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The rules of Subject-Verb Agreement concern the use of S-endings on either the subject or verb (but not both). Below are examples of Subject-Verb Agreement. In each, the group of bold word(s) is the subject and the group of remaining word(s) is the predicate.

Count Noun
Singular A computer costs a lot of money.
The kitten is cute.
Plural These chairs are broken.
Those monkeys love climbing.
Non-Count Noun
Verb is always singular. Water is not always clean.
Rice always tastes good.
Group Noun
Singular The football team practices daily.
His class screams when the teacher announces a test.
Plural Two gangs are fighting.
Three teams are competing for first place.
Pronoun
Singular She cries too much.
He eats an apple a day.
It runs on electricity.
Singular (Exception) I like her.
You are a happy person.
Plural We study together often.
They are reading books.
Indefinite Pronoun
Singular Everything is fine with me.
Someone is knocking at the door.
Plural A few of the good books are left.
Some people like chocolate while others like vanilla.
Either Singular or Plural None of his friends is going to the theatre.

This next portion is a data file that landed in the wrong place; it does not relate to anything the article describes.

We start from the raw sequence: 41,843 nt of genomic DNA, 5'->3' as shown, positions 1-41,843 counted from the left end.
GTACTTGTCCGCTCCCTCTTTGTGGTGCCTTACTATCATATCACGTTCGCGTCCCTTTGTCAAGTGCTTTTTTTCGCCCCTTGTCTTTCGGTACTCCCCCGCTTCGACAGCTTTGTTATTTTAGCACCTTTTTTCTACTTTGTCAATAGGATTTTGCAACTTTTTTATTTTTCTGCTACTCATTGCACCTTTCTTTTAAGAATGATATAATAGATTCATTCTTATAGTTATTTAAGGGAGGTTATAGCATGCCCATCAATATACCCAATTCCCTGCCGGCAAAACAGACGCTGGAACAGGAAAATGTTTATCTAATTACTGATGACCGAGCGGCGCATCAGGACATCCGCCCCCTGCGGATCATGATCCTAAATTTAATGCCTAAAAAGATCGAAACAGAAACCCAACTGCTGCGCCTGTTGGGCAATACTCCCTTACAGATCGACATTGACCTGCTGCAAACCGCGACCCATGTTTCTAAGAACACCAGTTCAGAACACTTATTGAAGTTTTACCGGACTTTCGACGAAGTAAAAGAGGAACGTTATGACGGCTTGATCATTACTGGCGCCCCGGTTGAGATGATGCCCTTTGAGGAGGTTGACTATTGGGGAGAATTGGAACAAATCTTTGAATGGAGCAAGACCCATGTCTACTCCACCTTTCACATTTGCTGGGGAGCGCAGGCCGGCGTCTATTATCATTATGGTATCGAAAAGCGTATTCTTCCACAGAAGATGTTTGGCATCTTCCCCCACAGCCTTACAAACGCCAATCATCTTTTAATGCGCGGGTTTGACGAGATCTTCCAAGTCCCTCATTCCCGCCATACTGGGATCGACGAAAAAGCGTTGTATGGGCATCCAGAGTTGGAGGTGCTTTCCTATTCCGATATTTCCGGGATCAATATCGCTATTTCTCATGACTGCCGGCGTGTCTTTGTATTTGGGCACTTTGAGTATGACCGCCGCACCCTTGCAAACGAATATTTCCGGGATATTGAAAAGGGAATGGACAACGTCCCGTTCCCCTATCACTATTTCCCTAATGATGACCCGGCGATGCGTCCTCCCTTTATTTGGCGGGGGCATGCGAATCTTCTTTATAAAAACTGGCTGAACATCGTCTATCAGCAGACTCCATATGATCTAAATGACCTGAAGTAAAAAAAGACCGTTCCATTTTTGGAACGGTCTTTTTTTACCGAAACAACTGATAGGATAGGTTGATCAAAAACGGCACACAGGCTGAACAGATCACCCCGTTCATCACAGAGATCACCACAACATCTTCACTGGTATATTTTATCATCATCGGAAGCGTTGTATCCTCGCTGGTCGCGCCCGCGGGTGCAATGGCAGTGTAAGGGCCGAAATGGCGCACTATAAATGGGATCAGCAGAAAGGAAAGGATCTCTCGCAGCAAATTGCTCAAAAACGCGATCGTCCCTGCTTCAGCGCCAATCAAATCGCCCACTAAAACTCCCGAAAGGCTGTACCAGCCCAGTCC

Most of his friends love pizza.
Noun Phrase with Adjective
Singular Mary’s red pen is out of ink.
This thick book is interesting.
Plural High school boys play football games on Saturdays.
Those cute puppies are barking.
Noun Phrase with Preposition
Singular The cat on the fence is John’s.
This folder under the table contains some articles and journals.

Note: The subject is never the noun after the preposition.

Plural
The books on the top shelf
are about American history.
The girls in my class are smart.
Clauses with that, who, whom or which
Singular The girl who is sitting across from me is looking at me now.
The newspaper which I need is under the table.
Plural The elephants that walk around the zoo are from Africa.
The children whom Mary loves are orphans.
Gerund
It is always
considered as Singular
Walking regularly helps us to improve our health.
Eating vegetables and fruit is good for us.
Infinitive
It is always
considered as Singular
To love everyone is a good action.
To make the Dean’s List requires a lot of studying.
Subject with “and”
Notice: If you use and to show two subjects, the verb doesn’t need an S-ending. Watering the plants and sweeping the floor are John’s daily duties.
To read books and to write letters are different skills.
John and Mary have become good friends.
Subject after verb
Singular There has been a car parked there since yesterday.
There is my book on the table.
Plural There are five children playing.
There are three big trees in the yard.
Questions
Singular Does she get mad at you often?
Is the puppy yours?
Plural Do they believe you?
Are those books good for our children?

Developed by Koon Wei Ho, Rachel Mingo, and Ellen Beck

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